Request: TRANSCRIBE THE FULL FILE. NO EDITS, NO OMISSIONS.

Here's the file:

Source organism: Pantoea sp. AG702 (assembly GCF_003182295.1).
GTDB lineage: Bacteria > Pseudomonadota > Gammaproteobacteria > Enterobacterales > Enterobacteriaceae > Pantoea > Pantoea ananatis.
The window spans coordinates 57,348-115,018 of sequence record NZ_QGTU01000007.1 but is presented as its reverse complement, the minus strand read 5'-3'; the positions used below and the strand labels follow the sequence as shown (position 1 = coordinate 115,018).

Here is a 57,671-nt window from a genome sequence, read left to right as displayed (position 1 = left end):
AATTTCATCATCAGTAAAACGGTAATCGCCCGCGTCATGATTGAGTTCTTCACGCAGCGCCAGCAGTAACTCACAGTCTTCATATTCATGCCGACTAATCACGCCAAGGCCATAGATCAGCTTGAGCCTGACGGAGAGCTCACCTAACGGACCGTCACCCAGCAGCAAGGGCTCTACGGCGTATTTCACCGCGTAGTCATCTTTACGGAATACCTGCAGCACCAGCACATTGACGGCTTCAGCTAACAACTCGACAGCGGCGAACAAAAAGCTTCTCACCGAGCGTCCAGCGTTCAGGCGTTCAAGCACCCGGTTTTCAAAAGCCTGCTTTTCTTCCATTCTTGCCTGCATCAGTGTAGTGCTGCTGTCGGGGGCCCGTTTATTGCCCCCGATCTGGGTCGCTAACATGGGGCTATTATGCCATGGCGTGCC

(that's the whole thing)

Source organism: Pantoea sp. AG702 (assembly GCF_003182295.1).
GTDB lineage: Bacteria > Pseudomonadota > Gammaproteobacteria > Enterobacterales > Enterobacteriaceae > Pantoea > Pantoea ananatis.
The window spans coordinates 57,348-115,018 of sequence record NZ_QGTU01000007.1 but is presented as its reverse complement, the minus strand read 5'-3'; the positions used below and the strand labels follow the sequence as shown (position 1 = coordinate 115,018).

Here is a 57,671-nt window from a genome sequence, read left to right as displayed (position 1 = left end):
AATTTCATCATCAGTAAAACGGTAATCGCCCGCGTCATGATTGAGTTCTTCACGCAGCGCCAGCAGTAACTCACAGTCTTCATATTCATGCCGACTAATCACGCCAAGGCCATAGATCAGCTTGAGCCTGACGGAGAGCTCACCTAACGGACCGTCACCCAGCAGCAAGGGCTCTACGGCGTATTTCACCGCGTAGTCATCTTTACGGAATACCTGCAGCACCAGCACATTGACGGCTTCAGCTAACAACTCGACAGCGGCGAACAAAAAGCTTCTCACCGAGCGTCCAGCGTTCAGGCGTTCAAGCACCCGGTTTTCAAAAGCCTGCTTTTCTTCCATTCTTGCCTGCATCAGTGTAGTGCTGCTGTCGGGGGCCCGTTTATTGCCCCCGATCTGGGTCGCTAACATGGGGCTATTATGCCATGGCGTGCC